Our results analyzing five RCTs (2,065 patients) really confirm the use of HDR as an alternative to LDR for all stages of cervical carcinoma. The overall survival and local control were similar in both groups for stages I, II and III (Figure 2 and Figure 3).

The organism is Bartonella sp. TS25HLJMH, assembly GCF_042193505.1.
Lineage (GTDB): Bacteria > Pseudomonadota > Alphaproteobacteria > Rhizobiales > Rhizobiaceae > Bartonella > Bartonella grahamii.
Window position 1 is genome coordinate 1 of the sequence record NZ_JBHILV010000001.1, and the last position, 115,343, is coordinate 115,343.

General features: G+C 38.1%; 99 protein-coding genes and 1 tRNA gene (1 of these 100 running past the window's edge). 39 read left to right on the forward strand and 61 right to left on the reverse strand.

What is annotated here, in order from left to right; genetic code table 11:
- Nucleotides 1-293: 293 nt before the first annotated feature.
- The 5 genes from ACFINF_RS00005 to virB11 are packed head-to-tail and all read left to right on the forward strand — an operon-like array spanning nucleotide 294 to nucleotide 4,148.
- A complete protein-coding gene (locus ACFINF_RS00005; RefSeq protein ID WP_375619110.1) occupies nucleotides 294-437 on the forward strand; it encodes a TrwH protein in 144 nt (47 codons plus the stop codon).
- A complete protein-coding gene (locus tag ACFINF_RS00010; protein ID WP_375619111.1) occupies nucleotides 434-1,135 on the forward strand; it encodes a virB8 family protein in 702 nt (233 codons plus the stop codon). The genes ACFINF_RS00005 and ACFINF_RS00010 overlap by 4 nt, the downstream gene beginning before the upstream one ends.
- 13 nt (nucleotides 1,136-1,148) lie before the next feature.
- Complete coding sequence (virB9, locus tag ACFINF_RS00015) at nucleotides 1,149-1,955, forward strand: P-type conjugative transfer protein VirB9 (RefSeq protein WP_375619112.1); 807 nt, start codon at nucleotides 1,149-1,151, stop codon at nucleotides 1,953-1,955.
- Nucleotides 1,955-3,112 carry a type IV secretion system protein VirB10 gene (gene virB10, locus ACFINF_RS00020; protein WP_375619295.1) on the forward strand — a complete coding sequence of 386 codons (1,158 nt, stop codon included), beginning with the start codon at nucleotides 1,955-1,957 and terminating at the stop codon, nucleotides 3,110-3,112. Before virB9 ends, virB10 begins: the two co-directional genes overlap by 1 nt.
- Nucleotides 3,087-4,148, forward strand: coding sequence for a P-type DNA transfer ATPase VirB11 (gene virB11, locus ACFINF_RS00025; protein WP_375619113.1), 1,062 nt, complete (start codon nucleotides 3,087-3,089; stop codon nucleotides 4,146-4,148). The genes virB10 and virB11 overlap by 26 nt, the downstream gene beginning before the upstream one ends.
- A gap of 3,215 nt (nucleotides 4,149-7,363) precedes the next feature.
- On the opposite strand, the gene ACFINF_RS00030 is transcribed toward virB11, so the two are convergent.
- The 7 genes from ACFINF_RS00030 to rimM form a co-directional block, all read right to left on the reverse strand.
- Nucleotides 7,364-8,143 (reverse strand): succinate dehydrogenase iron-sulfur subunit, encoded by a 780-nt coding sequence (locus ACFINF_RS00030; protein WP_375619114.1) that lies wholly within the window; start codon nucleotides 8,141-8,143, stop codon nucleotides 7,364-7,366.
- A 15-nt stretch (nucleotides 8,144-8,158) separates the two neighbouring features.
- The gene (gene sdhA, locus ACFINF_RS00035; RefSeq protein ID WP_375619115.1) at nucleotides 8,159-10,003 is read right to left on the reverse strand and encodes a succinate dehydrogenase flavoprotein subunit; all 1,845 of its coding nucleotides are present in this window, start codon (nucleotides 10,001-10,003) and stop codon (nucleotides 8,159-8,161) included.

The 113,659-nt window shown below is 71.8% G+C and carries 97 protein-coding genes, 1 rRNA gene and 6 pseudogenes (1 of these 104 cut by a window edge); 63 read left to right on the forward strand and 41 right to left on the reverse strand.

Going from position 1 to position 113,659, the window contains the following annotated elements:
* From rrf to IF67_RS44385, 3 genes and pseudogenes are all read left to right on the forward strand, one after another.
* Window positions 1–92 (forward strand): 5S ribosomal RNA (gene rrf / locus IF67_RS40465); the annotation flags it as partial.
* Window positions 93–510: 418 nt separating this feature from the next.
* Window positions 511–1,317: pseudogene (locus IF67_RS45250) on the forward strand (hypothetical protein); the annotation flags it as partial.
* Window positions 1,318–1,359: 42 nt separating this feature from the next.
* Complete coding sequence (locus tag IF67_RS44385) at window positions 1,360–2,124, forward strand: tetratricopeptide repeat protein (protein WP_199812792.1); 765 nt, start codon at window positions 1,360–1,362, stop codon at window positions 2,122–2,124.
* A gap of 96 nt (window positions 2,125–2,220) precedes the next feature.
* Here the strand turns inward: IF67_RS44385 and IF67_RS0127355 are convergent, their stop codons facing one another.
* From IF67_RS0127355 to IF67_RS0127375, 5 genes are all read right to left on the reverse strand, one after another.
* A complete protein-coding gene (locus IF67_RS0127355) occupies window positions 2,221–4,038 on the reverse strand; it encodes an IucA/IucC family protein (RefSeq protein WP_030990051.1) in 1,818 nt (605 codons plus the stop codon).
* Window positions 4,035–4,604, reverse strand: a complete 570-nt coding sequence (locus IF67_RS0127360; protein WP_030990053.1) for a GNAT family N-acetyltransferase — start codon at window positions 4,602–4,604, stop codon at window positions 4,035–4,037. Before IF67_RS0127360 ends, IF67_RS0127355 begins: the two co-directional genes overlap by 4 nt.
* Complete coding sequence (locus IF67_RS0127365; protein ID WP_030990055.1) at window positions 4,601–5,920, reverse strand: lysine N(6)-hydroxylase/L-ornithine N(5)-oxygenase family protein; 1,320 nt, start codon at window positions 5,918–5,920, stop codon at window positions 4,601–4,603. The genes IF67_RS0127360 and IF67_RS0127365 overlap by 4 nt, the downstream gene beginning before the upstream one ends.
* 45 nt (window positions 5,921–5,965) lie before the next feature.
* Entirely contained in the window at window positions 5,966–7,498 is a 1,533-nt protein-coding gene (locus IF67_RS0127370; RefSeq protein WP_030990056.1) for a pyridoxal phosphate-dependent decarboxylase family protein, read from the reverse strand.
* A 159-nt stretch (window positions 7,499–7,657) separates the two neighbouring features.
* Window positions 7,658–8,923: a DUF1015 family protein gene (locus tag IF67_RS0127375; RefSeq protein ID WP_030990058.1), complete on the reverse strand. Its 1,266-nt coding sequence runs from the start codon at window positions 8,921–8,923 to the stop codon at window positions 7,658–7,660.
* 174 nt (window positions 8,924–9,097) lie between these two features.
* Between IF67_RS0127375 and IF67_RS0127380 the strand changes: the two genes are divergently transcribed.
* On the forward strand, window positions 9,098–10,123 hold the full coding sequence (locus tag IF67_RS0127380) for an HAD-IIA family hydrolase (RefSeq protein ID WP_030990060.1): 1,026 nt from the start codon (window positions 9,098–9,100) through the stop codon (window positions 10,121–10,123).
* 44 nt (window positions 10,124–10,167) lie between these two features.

However, considering the clinical stage III a wide range of results has been found in the literature [3136]. Vahrson and Romer [14] reported a significantly greater survival rate for stage-III patients using HDR brachytherapy. In the series of Ferrigno et al [37] stage-III patients treated with HDR brachytherapy had a poorer outcome when compared with those treated with LDR brachytherapy. Overall survival and disease-free survival at a 5-year period was statistically superior in the LDR group. These results probably are caused by the different tumor-related prognostic factors in stage-III patients, including tumor volume, extension of parametrial invasion (unilateral or bilateral), presence of hydronephrosis, lymph node metastasis, and extension of vaginal involvement. Consequently, when these patients do not receive radiotherapy combined to chemotherapy, they may still have a large volume of disease at the time of brachytherapy, even if one waits until the end of 5 weeks of daily treatment. With a large tumor volume at brachytherapy, point-A prescription simply does not cover the tumor volume. The current treatment plan and technique for gynecological brachytherapy is still based on the conventional, orthogonal film-based approach developed 40 years ago. The source loading and dose prescription of a conventional point-A plan in cervical cancer is not consistent with the individual tumor extent, resulting in either undercoverage of the tumor extent or unnecessary dosage of the surrounding normal tissue. So, in order to safely treat large volume disease (i.e. stage-IIIB patients), three dimensional (3D) image-based treatment planning is necessary to ensure proper tumor coverage. Several investigators have studied three dimensional (3D) image-based brachytherapy planning using ultrasonography, computed tomography (CT), magnetic resonance imaging (MRI), and positron-emission tomography (PET) in cervical cancer [3846]. Although the studies had some different findings, the conventional point-A plan, compared with the 3D image-guided plan, generally overestimated the minimal dose delivered to the target volume and underestimated the maximal doses to the rectum and bladder [40, 4246]. In addition to that, 3D image-guided planning allows the evaluation of individual dose distributions applied to a certain volume, such as the gross tumor volume (GTV), clinical target volume (CTV), and organs at risk. Recently, the GEC-ESTRO working group for gynecologic brachytherapy introduced guidelines for contouring the target volumes and organs at risk (OARs) for 3D image-based treatment planning in cervical cancer [41]. It is therefore imperative with HDR for large volume disease that the practitioners contour the normal tissues and look at the dose volume values to try to minimize normal tissue dose.